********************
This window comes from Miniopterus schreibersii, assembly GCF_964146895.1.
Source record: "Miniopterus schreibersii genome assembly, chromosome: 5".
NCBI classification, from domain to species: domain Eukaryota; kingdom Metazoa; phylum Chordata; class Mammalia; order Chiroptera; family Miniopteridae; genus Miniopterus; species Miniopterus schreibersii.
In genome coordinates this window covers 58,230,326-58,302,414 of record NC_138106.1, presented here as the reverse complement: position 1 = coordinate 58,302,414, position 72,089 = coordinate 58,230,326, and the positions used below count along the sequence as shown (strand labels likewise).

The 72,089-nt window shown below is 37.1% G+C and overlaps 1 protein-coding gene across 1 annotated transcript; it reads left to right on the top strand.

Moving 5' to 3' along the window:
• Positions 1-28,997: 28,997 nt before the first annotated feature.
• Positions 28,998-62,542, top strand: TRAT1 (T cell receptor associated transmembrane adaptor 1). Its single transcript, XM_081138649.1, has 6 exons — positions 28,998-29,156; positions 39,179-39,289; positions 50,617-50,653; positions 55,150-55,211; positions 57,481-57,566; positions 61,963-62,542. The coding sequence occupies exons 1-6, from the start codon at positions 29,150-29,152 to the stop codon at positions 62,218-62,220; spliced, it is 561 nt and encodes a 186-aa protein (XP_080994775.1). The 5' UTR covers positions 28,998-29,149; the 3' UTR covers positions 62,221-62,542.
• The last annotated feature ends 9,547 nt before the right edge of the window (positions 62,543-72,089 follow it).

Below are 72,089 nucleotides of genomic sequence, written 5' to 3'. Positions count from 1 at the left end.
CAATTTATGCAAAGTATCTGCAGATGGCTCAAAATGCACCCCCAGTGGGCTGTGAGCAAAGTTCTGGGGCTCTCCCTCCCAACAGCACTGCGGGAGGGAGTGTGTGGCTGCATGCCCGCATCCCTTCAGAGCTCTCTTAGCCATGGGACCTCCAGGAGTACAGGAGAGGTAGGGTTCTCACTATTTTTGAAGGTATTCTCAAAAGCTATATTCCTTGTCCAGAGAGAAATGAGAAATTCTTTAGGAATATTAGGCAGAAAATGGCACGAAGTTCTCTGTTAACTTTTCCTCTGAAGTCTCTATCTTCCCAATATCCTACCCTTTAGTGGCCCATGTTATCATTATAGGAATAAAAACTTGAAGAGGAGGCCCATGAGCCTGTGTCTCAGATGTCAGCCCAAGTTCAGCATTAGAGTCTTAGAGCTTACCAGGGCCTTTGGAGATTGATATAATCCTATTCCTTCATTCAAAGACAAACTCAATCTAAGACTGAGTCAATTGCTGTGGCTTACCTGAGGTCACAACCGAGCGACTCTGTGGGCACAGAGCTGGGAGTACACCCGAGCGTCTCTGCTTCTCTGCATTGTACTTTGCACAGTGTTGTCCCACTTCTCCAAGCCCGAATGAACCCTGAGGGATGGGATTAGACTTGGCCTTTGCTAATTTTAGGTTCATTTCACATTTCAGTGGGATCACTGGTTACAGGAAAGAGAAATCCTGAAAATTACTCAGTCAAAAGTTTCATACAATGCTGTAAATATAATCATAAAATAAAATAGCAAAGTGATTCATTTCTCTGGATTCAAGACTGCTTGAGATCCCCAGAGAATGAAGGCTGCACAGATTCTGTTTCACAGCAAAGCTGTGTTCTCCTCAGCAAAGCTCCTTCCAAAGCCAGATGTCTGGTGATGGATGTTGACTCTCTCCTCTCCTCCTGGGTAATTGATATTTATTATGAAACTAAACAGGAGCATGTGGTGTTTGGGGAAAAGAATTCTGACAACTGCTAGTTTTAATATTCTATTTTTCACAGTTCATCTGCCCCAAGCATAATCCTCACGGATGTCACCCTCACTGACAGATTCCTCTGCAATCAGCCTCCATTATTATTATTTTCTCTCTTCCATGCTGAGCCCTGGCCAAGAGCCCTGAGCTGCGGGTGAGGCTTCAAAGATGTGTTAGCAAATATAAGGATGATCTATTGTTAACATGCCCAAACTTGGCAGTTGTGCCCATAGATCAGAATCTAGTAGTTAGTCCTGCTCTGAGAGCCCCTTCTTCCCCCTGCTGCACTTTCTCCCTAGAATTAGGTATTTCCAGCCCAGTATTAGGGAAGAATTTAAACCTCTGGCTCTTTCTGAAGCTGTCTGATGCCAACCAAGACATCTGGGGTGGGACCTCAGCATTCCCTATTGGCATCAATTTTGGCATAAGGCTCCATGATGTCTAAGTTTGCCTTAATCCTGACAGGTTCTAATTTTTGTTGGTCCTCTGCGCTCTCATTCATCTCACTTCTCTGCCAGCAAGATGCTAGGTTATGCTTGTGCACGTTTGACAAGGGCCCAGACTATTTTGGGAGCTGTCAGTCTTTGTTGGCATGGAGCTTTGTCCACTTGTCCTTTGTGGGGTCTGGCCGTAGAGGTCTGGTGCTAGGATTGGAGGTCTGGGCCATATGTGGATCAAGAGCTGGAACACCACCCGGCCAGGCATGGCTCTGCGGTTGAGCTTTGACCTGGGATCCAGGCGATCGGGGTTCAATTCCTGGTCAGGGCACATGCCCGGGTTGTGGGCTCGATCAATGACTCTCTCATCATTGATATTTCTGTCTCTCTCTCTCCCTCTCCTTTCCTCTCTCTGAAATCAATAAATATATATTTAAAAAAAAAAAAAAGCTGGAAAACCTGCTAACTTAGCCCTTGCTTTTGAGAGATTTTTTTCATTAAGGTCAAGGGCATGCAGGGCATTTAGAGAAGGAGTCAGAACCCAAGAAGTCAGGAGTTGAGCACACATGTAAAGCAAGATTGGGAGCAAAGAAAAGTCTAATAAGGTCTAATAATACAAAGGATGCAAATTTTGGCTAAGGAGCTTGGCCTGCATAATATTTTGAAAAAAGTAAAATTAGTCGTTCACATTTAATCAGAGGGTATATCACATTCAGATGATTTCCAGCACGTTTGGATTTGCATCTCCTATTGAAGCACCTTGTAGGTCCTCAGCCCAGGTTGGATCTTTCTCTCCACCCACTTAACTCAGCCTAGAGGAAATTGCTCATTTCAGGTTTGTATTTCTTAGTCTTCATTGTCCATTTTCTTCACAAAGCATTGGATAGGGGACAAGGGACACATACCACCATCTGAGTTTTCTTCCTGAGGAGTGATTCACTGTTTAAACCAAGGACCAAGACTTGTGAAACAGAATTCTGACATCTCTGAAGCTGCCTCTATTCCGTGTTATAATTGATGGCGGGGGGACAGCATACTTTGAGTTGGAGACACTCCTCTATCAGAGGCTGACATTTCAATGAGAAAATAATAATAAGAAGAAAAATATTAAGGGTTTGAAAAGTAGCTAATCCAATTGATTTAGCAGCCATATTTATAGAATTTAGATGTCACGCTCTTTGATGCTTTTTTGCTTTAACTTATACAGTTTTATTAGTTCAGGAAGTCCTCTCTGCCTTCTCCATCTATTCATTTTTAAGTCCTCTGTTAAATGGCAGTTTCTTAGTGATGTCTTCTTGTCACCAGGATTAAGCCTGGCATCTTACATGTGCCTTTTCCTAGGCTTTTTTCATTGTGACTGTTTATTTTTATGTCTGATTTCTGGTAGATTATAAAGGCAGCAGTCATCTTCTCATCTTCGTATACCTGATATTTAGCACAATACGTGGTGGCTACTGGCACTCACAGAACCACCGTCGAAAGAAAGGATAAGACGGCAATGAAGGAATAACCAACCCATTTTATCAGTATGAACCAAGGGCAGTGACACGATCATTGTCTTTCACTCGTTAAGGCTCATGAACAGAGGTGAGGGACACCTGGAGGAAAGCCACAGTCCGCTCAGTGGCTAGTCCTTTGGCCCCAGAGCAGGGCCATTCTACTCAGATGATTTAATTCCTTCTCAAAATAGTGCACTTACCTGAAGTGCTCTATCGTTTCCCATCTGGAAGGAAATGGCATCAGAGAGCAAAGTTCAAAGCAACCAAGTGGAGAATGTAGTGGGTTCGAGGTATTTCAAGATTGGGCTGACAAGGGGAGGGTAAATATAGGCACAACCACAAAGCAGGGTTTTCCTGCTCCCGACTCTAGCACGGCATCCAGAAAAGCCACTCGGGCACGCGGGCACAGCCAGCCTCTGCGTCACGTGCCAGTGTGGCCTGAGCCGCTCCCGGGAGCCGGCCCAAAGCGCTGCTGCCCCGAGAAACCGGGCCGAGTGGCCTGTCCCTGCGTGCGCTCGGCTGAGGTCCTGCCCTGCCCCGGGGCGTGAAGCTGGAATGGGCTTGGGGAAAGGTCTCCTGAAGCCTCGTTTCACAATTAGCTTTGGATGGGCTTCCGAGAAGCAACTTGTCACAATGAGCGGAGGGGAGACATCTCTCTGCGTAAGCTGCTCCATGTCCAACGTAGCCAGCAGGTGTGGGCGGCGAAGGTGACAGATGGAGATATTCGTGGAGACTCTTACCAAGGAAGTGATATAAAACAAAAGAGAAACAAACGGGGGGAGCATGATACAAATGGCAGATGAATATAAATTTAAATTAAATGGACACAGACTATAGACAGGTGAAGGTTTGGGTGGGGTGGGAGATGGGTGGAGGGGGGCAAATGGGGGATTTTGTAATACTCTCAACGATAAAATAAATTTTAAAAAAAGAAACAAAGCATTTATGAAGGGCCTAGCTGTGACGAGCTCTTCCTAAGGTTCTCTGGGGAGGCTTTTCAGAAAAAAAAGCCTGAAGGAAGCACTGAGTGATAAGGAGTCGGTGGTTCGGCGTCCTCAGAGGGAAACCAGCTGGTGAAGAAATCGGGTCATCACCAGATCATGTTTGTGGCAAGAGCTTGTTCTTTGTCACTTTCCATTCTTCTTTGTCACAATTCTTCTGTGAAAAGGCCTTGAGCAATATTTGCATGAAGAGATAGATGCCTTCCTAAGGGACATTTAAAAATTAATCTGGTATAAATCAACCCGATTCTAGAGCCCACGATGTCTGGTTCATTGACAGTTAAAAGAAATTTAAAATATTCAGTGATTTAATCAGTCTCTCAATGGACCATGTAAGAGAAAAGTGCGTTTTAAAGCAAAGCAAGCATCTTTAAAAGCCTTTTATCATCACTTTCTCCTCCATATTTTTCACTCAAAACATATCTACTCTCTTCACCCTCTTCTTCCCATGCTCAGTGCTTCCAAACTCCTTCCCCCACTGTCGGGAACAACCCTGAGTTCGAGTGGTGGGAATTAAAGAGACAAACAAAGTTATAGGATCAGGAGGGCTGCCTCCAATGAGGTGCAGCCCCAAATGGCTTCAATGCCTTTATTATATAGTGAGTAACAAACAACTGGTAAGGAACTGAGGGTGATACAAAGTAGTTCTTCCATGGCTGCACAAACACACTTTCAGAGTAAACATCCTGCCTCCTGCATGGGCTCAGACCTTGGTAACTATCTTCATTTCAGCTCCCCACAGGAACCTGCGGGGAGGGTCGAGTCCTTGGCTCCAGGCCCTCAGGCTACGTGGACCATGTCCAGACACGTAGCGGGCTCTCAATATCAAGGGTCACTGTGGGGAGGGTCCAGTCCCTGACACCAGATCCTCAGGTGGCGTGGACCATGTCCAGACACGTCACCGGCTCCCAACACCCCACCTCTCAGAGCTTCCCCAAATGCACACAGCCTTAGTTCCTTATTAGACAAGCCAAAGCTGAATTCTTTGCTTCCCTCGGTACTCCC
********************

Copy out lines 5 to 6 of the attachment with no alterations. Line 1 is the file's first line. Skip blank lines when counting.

The 72,089-nt window shown below is 37.1% G+C and overlaps 1 protein-coding gene across 1 annotated transcript; it reads left to right on the top strand.

Moving 5' to 3' along the window: